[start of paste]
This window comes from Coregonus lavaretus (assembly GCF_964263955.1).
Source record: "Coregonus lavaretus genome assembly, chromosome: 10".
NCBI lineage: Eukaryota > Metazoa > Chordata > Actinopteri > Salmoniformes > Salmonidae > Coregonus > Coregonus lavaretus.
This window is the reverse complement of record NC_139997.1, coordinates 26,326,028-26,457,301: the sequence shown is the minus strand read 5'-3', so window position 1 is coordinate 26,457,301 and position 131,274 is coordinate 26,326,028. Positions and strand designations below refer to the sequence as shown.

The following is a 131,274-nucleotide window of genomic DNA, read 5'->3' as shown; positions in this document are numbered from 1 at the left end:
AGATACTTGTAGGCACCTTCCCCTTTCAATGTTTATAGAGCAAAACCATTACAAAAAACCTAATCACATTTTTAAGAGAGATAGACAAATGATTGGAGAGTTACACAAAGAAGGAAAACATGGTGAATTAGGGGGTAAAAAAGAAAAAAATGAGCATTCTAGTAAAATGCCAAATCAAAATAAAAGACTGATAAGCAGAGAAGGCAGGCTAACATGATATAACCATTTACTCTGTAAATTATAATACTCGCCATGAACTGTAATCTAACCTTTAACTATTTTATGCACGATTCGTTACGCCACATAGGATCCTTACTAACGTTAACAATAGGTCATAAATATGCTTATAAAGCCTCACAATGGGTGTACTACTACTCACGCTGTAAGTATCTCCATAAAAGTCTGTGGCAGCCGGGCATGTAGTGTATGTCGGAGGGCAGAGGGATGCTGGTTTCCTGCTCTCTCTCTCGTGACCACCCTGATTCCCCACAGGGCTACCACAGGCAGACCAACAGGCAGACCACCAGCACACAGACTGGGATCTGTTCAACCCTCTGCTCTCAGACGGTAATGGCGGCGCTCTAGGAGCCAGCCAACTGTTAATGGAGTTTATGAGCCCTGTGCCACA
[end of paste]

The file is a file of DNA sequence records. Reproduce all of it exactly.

This window comes from Coregonus lavaretus (assembly GCF_964263955.1).
Source record: "Coregonus lavaretus genome assembly, chromosome: 10".
NCBI lineage: Eukaryota > Metazoa > Chordata > Actinopteri > Salmoniformes > Salmonidae > Coregonus > Coregonus lavaretus.
This window is the reverse complement of record NC_139997.1, coordinates 26,326,028-26,457,301: the sequence shown is the minus strand read 5'-3', so window position 1 is coordinate 26,457,301 and position 131,274 is coordinate 26,326,028. Positions and strand designations below refer to the sequence as shown.

The following is a 131,274-nucleotide window of genomic DNA, read 5'->3' as shown; positions in this document are numbered from 1 at the left end:
AGATACTTGTAGGCACCTTCCCCTTTCAATGTTTATAGAGCAAAACCATTACAAAAAACCTAATCACATTTTTAAGAGAGATAGACAAATGATTGGAGAGTTACACAAAGAAGGAAAACATGGTGAATTAGGGGGTAAAAAAGAAAAAAATGAGCATTCTAGTAAAATGCCAAATCAAAATAAAAGACTGATAAGCAGAGAAGGCAGGCTAACATGATATAACCATTTACTCTGTAAATTATAATACTCGCCATGAACTGTAATCTAACCTTTAACTATTTTATGCACGATTCGTTACGCCACATAGGATCCTTACTAACGTTAACAATAGGTCATAAATATGCTTATAAAGCCTCACAATGGGTGTACTACTACTCACGCTGTAAGTATCTCCATAAAAGTCTGTGGCAGCCGGGCATGTAGTGTATGTCGGAGGGCAGAGGGATGCTGGTTTCCTGCTCTCTCTCTCGTGACCACCCTGATTCCCCACAGGGCTACCACAGGCAGACCAACAGGCAGACCACCAGCACACAGACTGGGATCTGTTCAACCCTCTGCTCTCAGACGGTAATGGCGGCGCTCTAGGAGCCAGCCAACTGTTAATGGAGTTTATGAGCCCTGTGCCACA